Pineapples are a delicious and healthy fruit that many people love to eat. But is that snack just as healthy for birds? And do birds like to eat it?
The truth is that birds do eat pineapple, and on the whole, it can be just as healthy for them as it is for us.
But just like us, birds need a healthy, varied diet, and pineapple—like any other treat—should only ever be fed to birds in moderation.
However, while pineapple won’t do birds any harm, and can indeed do them some good (with its digestive enzymes), it is important to remember that the best way to help the birds in your garden is not to feed supplemental foods to a bird feeder.
Instead, you should begin by making sure that your garden is planted in such a way that provides them with plenty of natural, native food sources.
Do Birds Eat Pineapple?
Many birds do eat pineapple and seem to very much enjoy doing so. Like us, the birds seem to enjoy the sweet, fruity taste.
Of course, since pineapples do not grow in most of the United States, they are not a natural part of the diet of wild birds found in the region.
Even though it is not a natural part of the diet of wild birds, many backyard birds that you might encounter close to your home will still opportunistically eat some pineapple if you leave it out for them.
Which Birds Eat Pineapple?
Most fruit-eating birds will, if you place pieces of fresh pineapple in your garden, enjoy eating some of this fruity treat. Even those birds that mostly eat seeds also often snack on a bit of fruit once in a while.
Some birds will eat larger chunks of the flesh of pineapple, while others may take small pecks or sup on the juices from the fresh fruit for peak nutritional benefits.
What Parts of a Pineapple Can Birds Eat?
Birds can eat the flesh of the pineapple—the portions that we ourselves consume. They, like us, won’t typically consume the tough outer layer (or pineapple skins) of the fruit.
They won’t eat the pineapple core either but may enjoy sipping and pecking the remaining flesh off the core if you leave it outside on your bird table.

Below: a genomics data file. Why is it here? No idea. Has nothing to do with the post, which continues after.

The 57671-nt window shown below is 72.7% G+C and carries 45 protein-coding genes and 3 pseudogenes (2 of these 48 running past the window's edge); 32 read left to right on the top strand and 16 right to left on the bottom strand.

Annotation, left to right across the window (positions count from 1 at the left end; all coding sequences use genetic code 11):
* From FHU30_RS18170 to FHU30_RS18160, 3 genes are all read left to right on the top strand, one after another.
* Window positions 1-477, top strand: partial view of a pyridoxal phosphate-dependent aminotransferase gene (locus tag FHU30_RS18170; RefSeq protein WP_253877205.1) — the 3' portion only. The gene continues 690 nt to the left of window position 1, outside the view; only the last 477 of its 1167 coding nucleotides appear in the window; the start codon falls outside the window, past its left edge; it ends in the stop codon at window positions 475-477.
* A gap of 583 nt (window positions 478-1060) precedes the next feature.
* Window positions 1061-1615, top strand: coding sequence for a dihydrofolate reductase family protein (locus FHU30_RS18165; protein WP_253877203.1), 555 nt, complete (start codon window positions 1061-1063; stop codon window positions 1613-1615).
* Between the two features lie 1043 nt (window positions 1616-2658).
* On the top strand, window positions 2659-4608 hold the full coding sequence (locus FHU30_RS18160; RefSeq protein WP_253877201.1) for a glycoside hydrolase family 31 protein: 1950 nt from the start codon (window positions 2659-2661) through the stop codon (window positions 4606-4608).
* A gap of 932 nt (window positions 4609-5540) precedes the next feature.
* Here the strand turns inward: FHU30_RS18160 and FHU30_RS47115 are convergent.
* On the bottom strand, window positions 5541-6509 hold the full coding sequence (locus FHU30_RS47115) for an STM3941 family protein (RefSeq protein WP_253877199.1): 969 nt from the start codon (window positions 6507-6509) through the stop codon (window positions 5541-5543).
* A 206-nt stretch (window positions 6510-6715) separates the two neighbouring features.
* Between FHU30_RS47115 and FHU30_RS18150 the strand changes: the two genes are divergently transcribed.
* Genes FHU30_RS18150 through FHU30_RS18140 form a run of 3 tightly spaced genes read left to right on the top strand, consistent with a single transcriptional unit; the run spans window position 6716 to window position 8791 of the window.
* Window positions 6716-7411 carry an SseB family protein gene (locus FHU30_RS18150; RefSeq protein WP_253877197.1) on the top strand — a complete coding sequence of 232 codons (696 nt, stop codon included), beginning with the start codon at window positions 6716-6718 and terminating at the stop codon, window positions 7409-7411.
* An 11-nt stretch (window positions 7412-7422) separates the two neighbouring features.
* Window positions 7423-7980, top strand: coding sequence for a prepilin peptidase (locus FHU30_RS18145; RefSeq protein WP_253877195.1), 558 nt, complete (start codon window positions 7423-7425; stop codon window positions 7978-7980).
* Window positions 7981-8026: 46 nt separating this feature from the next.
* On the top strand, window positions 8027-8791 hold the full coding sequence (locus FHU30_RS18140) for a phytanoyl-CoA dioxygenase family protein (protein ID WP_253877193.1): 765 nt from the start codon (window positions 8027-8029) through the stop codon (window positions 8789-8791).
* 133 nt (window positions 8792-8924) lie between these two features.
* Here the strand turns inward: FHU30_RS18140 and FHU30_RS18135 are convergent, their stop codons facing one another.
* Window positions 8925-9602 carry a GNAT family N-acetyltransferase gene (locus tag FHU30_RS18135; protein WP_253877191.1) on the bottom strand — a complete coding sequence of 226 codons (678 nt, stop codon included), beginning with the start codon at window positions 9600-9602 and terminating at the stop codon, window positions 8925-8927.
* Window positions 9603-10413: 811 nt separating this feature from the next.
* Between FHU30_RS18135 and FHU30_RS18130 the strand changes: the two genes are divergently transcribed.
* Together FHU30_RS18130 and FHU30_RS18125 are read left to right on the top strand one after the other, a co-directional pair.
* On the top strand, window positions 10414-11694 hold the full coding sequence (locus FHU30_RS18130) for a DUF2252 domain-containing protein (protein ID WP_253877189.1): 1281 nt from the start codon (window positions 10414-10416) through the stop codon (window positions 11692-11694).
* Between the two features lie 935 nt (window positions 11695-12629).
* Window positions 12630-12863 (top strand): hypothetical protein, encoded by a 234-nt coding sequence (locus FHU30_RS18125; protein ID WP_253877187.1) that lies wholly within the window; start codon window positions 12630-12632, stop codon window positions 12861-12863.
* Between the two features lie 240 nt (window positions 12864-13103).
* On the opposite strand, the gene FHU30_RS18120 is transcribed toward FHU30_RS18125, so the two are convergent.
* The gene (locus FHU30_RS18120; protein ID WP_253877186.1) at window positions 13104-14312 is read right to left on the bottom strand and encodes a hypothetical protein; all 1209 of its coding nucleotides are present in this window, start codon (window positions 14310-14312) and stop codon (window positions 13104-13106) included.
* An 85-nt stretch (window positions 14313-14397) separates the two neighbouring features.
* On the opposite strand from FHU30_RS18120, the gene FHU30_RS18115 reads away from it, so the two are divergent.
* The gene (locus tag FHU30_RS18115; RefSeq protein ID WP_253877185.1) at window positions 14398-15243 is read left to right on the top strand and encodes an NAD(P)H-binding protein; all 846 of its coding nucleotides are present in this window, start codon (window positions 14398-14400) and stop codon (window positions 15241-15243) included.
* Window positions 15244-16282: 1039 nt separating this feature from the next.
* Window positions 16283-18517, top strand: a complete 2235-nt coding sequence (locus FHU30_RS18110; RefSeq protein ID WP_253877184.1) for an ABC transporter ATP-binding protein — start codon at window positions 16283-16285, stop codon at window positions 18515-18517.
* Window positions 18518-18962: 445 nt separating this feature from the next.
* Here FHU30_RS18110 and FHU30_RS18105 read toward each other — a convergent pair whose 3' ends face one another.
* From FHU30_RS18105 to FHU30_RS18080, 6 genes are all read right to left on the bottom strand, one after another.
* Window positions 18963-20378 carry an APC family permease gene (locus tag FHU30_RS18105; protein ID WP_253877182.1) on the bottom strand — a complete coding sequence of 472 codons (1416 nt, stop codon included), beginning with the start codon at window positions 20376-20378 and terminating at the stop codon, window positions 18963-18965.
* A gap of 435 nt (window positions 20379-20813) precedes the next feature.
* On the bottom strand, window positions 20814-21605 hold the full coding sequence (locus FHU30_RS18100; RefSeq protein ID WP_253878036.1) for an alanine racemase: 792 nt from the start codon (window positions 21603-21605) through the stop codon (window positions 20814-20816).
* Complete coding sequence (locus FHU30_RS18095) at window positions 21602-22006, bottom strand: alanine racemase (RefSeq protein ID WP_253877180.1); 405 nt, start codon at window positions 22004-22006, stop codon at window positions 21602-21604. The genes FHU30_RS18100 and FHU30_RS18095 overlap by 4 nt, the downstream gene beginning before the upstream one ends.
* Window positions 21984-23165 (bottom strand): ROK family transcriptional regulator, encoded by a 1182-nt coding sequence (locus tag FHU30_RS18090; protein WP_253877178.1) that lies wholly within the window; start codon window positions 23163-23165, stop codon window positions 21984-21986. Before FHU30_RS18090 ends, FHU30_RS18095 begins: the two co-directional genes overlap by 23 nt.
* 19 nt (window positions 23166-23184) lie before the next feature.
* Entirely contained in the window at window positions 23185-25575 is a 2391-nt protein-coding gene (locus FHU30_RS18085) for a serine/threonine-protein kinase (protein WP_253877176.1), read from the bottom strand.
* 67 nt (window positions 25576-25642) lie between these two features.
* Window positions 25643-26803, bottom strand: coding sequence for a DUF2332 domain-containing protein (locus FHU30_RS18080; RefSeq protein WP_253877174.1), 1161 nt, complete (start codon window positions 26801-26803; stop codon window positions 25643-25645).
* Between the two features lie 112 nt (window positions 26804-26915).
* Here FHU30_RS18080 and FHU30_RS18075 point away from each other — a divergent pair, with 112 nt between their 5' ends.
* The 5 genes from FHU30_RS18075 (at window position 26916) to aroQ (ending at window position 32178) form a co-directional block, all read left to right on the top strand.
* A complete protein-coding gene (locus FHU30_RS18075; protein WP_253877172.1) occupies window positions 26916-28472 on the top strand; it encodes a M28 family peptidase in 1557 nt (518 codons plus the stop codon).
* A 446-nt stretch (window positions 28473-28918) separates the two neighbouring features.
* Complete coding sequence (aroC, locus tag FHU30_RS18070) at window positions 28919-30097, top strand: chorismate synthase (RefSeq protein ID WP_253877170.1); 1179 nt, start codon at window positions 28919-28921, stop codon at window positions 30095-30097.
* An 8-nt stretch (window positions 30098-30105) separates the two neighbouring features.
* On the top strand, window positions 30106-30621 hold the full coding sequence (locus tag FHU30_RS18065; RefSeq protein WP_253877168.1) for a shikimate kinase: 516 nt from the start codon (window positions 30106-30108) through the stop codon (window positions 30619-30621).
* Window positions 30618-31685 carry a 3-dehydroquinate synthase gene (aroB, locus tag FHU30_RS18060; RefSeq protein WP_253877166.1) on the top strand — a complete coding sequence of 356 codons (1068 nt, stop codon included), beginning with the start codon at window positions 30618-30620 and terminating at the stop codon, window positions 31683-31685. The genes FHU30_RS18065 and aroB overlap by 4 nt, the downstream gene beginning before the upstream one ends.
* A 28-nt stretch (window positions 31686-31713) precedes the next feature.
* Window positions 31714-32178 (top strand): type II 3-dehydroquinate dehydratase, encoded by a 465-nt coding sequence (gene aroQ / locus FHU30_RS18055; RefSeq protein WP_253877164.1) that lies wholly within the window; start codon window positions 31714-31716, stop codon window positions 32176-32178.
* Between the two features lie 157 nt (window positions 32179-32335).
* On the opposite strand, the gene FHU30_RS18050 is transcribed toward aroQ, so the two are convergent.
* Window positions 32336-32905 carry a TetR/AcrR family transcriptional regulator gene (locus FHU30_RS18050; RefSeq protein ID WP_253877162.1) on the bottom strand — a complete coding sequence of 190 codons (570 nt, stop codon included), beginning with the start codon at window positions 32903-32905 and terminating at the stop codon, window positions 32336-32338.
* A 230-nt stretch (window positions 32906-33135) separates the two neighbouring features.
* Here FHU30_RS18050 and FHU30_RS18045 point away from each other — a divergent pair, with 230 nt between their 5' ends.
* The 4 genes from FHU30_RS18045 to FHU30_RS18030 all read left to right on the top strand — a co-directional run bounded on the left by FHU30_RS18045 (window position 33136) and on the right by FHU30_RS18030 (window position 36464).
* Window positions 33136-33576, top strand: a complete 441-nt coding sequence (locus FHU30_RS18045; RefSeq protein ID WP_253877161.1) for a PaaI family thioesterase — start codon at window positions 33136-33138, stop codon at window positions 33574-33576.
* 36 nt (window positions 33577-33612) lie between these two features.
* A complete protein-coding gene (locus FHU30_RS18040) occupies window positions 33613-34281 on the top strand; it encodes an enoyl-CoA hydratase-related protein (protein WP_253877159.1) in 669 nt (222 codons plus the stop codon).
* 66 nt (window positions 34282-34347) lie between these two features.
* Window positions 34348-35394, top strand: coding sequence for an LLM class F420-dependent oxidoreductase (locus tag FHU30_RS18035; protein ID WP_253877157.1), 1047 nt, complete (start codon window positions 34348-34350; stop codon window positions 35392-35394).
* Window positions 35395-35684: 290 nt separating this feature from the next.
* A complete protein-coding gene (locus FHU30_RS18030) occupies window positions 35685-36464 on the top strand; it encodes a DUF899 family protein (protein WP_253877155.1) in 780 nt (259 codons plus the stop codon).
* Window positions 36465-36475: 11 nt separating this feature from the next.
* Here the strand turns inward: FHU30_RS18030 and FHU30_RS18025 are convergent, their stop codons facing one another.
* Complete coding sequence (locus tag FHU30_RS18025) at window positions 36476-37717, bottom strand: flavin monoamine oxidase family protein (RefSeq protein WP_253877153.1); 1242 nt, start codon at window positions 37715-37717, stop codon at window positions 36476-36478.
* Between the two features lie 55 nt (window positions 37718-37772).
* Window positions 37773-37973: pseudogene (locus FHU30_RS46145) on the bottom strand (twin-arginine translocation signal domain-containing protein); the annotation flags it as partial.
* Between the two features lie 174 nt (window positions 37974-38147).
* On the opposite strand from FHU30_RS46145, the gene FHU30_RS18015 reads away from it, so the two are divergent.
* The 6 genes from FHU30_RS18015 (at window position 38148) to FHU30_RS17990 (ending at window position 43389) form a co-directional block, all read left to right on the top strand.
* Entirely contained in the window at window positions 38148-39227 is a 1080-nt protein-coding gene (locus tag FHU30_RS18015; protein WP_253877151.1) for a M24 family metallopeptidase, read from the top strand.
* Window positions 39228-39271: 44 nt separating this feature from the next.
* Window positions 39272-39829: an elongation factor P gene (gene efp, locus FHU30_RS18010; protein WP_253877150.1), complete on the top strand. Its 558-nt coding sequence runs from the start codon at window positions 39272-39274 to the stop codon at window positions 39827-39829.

In the wild, certain bird species can break through the tough outside of pineapple to get the vitamin C that lies within. But most birds will require our help and won’t be able to get to the inside of the fruit easily unless we help them.
Is Pineapple Good for Garden Birds?
Remember that most wild birds or backyard birds in the US will not have evolved eating these tropical fruits. Their digestive systems will not be set up to deal with them.
Though pineapples won’t be dangerous for any backyard birds—they won’t necessarily be the best food source either.
However, in moderation, when left as an occasional snack at a bird feeder or other feeding station, pineapple can provide wild birds with many of the essential vitamins, minerals, and nutritional elements that they need to be healthy.
Is Pineapple Good for Pet Birds?
Some birds kept as pets, like parrots, for example, will love pineapple—so much so that you will have to be very careful to restrict their access to the fruit.
If you give them too much, they won’t always stop when they are full, but will just keep on eating!
Like wild birds, pet birds also benefit from the healthy vitamins pineapple contains. The vitamins and other nutritional elements it contains are important things to include in a balanced diet for pet birds.
Remember, however, that while feeding some pineapple is a great idea, feeding too much can be detrimental to their blood sugar levels. Plus, creating a diet with as much variety as possible is essential for the health of your bird or birds.